Oct-2010 Connected Histories: sources for building British history 1500-1900

NonPeerReviewed

Jan-2011 'Reviews in History' and peer review in the digital age

NonPeerReviewed

This paper discusses the development of the IHR's open access reviews journal, Reviews in History, and goes on to consider some of the ways in which peer review, both pre- and post-publication, might evolve in the coming months and years. It was given at a conference held to mark the launch of a new open-access reviews platform, recensio.net.

Apr-2011 Approaches to digital editing

NonPeerReviewed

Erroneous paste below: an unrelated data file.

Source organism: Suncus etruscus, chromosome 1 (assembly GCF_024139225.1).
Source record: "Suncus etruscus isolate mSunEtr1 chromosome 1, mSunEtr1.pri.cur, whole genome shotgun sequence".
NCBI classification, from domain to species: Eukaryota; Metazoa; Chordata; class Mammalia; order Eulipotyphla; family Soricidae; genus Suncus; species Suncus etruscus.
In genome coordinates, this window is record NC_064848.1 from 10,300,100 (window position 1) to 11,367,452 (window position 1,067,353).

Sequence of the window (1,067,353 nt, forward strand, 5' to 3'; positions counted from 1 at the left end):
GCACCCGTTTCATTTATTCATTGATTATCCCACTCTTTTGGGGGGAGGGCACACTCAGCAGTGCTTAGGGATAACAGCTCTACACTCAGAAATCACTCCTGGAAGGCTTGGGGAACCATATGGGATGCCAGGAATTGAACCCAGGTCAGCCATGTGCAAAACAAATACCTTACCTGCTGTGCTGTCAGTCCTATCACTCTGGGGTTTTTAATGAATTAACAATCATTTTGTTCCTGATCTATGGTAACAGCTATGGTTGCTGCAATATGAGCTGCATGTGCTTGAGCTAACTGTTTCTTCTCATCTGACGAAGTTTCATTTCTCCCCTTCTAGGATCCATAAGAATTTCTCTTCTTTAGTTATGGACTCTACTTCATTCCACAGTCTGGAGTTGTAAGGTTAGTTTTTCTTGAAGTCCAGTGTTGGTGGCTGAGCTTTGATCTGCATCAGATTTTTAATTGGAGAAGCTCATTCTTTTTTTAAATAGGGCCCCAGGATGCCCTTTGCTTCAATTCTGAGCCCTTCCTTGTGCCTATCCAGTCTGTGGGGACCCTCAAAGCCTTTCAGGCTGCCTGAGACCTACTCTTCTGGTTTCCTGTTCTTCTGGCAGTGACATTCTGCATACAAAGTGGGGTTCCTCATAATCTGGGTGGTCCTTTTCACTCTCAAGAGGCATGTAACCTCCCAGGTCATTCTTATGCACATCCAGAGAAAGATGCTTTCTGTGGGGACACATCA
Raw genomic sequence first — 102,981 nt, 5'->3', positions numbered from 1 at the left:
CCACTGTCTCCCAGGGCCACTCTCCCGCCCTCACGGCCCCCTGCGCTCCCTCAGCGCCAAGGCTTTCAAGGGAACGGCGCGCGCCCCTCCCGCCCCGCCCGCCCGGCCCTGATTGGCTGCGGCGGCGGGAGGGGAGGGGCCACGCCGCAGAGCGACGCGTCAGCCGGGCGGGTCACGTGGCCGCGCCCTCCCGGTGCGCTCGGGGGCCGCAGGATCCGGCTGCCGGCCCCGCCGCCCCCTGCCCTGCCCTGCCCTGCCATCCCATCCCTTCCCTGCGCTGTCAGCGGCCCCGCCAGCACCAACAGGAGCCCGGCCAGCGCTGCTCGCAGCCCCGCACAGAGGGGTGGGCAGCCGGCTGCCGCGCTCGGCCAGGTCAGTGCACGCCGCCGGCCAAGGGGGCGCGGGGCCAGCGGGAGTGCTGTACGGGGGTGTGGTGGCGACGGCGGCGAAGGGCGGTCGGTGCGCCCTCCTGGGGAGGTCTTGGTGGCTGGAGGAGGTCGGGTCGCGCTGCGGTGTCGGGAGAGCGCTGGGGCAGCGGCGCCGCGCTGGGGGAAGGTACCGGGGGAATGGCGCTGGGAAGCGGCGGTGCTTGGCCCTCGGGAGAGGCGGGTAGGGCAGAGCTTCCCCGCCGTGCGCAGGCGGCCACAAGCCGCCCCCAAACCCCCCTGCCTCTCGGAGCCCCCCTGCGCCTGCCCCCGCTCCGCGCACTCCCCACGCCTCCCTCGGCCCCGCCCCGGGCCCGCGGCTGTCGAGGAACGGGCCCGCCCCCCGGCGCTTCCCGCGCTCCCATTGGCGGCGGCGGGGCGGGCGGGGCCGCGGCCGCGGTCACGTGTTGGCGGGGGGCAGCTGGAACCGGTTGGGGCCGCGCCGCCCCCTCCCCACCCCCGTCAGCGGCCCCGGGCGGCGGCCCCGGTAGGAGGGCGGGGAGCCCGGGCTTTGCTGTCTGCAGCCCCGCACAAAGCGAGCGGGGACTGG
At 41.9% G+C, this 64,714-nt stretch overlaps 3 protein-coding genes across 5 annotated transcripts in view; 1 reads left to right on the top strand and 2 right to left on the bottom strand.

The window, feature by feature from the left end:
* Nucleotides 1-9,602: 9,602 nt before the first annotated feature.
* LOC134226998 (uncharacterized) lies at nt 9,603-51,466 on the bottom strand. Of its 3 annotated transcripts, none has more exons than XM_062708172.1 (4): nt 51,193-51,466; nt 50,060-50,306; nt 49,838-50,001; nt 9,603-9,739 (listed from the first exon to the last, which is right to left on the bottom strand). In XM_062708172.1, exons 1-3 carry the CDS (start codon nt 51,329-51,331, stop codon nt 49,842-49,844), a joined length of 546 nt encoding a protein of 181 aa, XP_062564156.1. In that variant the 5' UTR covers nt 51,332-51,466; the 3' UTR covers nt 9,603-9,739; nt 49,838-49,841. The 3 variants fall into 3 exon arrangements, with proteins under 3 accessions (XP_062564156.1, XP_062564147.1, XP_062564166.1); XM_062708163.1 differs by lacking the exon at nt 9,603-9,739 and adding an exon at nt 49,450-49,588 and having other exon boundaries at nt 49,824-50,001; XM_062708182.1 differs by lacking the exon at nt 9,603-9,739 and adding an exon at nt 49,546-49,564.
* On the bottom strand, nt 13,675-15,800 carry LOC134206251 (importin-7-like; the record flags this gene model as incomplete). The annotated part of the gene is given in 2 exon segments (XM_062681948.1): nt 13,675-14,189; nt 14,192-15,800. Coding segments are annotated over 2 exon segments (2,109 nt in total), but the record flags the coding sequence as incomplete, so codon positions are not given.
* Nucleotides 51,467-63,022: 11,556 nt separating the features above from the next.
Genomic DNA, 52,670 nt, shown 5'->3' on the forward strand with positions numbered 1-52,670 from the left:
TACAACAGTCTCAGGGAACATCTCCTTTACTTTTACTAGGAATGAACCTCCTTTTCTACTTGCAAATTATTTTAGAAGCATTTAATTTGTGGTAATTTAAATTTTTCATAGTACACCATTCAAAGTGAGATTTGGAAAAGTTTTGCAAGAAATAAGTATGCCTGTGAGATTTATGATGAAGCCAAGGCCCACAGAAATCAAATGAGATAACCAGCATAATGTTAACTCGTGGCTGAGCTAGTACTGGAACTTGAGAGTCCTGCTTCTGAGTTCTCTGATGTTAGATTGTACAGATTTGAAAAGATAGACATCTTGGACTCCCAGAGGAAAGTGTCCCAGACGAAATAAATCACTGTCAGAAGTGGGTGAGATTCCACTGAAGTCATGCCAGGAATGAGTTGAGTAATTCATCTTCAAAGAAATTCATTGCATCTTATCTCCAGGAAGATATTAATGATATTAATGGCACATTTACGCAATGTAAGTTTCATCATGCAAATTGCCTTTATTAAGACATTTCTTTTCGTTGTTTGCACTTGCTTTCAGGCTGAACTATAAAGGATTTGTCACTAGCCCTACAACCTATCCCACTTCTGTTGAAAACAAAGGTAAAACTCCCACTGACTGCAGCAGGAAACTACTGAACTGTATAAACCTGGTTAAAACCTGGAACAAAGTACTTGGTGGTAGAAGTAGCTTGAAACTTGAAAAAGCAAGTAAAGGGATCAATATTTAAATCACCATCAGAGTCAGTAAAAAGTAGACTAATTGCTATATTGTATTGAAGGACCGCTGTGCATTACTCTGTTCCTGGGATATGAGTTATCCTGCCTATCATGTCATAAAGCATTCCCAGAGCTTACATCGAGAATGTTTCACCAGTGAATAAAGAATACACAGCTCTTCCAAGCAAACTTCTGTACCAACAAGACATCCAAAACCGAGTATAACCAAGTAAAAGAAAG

This paper discusses approaches to digital editing, focusing on two projects, ReScript and Early English Laws (http://www.earlyenglishlaws.ac.uk). It also touches on some of the other tools available to editors, for example those offered as part of TextGrid. ReScript, a project of the Institute of Historical Research, aims to develop a prototype editing facility, which will support collaboration within established editorial teams as well as a crowdsourced approach to producing editions. It is currently being trialled with texts at a range of stages of production, from ‘completed’ 19th-century editions which will benefit from correction and annotation to completely new works. Early English Laws aims to publish online new editions and translations of all English legal codes, edicts and treatises produced up to and including Magna Carta in 1215. A bespoke editing facility has been developed by the Department of Digital Humanities at King’s College London which, like ReScript, will support collaborative editing, as well as export to print where appropriate. The latter project is particularly complex as it has to accommodate a variety of languages and editorial approaches (scholars working on early English texts, for example, have very different requirements from those working with Latin documents). The tools developed by both of these projects will be made available in due course for use and adaptation by and for other projects. The paper was given at the 'Envisioning REED in the digital age' workshop organised by the Records of Early English Drama project, University of Toronto, 4-5 April 2011.